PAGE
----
Part 1: Cold Protection of Landscape Plants

Cold Protection of Landscape Plants

Sydney Park Brown, Dewayne L. Ingram, and Thomas H. Yeager

Winter temperatures in Florida are frequently low enough to cause cold injury to tropical, subtropical, and occasionally temperate plants not adapted to Florida climatic conditions. Freezing weather normally occurs in north and central Florida, while below freezing temperatures are rare for south Florida. Tropical plants and summer annuals do not adapt or harden to withstand temperatures below freezing, and many suffer “chilling injury” at temperatures below 50°F (10°C). Subtropical plants can harden or acclimate (become accustomed to a new climate) to withstand freezing temperatures, and properly conditioned temperate plants can withstand temperatures substantially below freezing. Recently planted, unestablished plants may be more susceptible to cold injury.

Types of Freezes – Radiational and Advective

Freezes can be characterized as radiational or advective.

Radiational Freezes

Radiational freezes or frosts occur on calm, clear nights when heat radiates from the surfaces of plants and other objects into the environment. These surfaces can become colder than the air above them due to this rapid loss of heat or long-wave radiation. When the air is moist, a radiant freeze results in deposits of ice or frost on surfaces. Dry radiational freezes leave no ice deposits but can cause freeze damage. Plant damage from a radiational freeze can be minimized by reducing radiant heat loss from plant and soil surfaces, as described below.

Advective Freezes

Advective freezes occur when cold air masses move rapidly from the north, causing a sudden drop in temperature. Windy conditions are normal during advective freezes. Although radiant heat loss also occurs during an advective freeze, the conditions are quite different from a radiational freeze. Plant protection during advective freezes is more difficult.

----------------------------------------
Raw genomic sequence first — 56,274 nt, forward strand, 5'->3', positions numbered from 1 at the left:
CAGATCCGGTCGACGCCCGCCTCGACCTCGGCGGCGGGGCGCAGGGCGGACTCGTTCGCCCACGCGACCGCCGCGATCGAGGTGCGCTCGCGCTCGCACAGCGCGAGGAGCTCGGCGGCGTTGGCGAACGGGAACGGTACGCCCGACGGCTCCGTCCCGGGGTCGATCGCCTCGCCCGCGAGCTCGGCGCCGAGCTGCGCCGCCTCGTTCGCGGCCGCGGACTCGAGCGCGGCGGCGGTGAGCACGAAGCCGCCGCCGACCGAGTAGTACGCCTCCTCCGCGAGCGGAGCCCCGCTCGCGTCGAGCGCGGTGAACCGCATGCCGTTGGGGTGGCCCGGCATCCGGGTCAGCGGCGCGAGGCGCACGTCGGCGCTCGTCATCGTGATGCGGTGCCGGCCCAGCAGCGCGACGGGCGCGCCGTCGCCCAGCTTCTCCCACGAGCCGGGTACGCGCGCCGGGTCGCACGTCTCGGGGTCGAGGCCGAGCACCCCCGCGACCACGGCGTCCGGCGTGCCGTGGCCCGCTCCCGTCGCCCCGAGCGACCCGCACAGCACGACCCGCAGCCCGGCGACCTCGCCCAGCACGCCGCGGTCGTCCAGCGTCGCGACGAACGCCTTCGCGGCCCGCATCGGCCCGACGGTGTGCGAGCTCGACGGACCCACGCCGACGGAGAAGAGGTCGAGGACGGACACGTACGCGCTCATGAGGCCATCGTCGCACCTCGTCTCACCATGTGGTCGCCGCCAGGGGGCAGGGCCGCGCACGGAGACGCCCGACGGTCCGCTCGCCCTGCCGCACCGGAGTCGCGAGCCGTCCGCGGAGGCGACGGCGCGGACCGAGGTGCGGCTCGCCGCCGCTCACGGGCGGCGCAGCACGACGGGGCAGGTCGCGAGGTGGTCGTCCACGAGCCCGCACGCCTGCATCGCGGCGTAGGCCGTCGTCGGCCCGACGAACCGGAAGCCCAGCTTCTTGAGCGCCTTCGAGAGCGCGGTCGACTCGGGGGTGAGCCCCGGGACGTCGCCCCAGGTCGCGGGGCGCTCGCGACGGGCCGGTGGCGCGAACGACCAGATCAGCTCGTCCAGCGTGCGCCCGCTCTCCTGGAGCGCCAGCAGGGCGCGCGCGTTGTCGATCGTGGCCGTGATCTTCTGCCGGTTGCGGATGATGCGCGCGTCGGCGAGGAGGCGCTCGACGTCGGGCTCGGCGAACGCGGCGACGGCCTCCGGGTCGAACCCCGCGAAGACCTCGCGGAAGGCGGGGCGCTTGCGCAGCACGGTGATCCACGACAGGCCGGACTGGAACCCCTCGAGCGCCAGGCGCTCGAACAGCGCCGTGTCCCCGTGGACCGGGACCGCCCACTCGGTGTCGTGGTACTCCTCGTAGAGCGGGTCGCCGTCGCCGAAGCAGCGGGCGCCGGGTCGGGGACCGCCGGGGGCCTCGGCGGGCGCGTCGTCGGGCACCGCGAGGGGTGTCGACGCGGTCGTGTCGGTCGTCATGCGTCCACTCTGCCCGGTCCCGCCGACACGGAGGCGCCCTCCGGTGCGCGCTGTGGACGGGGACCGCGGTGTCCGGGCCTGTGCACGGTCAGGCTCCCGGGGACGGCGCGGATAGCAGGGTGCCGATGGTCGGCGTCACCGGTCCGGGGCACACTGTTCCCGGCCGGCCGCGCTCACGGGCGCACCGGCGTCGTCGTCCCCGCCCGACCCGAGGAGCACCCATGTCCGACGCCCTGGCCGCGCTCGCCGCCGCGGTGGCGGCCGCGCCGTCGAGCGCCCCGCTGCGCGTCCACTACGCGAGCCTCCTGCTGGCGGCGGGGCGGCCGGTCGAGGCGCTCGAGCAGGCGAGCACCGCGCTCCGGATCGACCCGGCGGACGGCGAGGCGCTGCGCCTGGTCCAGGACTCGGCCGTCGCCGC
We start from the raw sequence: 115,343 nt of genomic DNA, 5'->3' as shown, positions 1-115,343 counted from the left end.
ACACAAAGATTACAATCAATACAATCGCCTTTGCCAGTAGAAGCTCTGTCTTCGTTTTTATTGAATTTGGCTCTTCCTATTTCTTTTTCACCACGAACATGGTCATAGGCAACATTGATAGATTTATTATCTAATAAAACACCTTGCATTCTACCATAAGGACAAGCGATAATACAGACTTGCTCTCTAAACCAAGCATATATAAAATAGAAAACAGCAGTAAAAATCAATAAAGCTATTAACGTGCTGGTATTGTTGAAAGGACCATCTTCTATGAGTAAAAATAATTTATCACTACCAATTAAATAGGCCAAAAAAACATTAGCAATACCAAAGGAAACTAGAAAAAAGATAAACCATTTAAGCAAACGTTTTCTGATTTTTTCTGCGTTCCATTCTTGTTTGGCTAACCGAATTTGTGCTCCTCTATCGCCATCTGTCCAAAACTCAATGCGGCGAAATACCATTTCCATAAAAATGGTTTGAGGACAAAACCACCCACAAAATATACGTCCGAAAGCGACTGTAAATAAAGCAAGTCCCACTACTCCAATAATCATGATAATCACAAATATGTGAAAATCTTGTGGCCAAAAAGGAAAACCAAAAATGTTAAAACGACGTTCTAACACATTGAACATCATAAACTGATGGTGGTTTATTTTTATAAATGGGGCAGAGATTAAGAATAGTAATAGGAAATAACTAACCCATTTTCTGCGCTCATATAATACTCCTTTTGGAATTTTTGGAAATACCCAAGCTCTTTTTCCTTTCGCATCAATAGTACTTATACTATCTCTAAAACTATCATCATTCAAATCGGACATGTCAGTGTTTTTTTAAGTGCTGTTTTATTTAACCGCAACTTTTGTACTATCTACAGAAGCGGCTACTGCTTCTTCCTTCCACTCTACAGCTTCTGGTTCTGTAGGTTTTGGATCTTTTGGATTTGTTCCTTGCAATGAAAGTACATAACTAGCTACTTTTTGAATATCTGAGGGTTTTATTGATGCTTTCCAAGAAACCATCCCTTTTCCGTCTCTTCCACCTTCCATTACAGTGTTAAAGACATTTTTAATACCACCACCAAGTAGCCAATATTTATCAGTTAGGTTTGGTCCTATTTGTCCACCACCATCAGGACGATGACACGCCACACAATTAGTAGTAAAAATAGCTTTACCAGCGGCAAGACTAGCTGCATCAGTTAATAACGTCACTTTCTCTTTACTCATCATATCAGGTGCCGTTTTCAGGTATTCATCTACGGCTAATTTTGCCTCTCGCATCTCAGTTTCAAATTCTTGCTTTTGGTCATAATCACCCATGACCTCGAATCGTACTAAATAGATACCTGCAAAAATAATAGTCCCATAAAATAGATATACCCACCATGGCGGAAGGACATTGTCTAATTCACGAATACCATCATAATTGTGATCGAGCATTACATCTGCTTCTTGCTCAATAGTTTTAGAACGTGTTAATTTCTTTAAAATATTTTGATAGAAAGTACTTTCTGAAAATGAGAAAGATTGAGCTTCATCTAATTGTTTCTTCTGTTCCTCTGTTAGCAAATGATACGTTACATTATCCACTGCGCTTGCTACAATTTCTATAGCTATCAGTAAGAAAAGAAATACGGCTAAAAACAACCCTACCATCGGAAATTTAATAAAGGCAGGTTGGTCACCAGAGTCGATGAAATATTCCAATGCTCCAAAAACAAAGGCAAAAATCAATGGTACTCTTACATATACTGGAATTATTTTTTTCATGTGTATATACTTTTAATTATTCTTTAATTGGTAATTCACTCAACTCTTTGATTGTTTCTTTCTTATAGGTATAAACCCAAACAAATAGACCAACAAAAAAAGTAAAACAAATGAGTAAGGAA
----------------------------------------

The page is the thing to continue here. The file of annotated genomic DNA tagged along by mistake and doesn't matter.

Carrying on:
How Cold Affects Plants

The ability of plants to withstand a freeze depends on both temperature fluctuations and day lengths prior to the event. A gradual decrease in temperature over time increases the ability of plants to acclimate to cold temperatures. That is why a sudden decrease in late fall or early winter usually results in more damage than the same low temperature in January or February. Short durations of warmer temperatures in midwinter can de-acclimate some plants, resulting in early bud break, flowering, and susceptibility to freeze injury. However, preconditioning of tropical plants to withstand chilling temperatures has not been well documented.

Cold injury can affect the entire plant or just certain plant or parts such as fruits, flowers, buds, leaves, trunks, stems, or roots. Many plant parts can adapt to tolerate cold, but flowers, fruits, and roots have little ability to adapt. Cold injury to roots of plants in containers is common but usually is not evident until higher temperatures occur. Leaf and stem tissue will not survive ice formation inside the cells (resulting from a rapid freeze), but many plants can adapt to tolerate ice formation between cells.

One type of winter injury is plant desiccation or drying out. This is characterized by marginal or leaf tip burn in mild cases and totally brown leaves in severe cases. Desiccation occurs when dry winds and solar radiation result in the loss of more water from the leaves than can be absorbed and/or transported by a cold root system. Root systems in the landscape are seldom frozen in Florida, but potting substrate in small containers in north Florida can be frozen for several consecutive hours.

via ENH1/MG025: Cold Protection of Landscape Plants.

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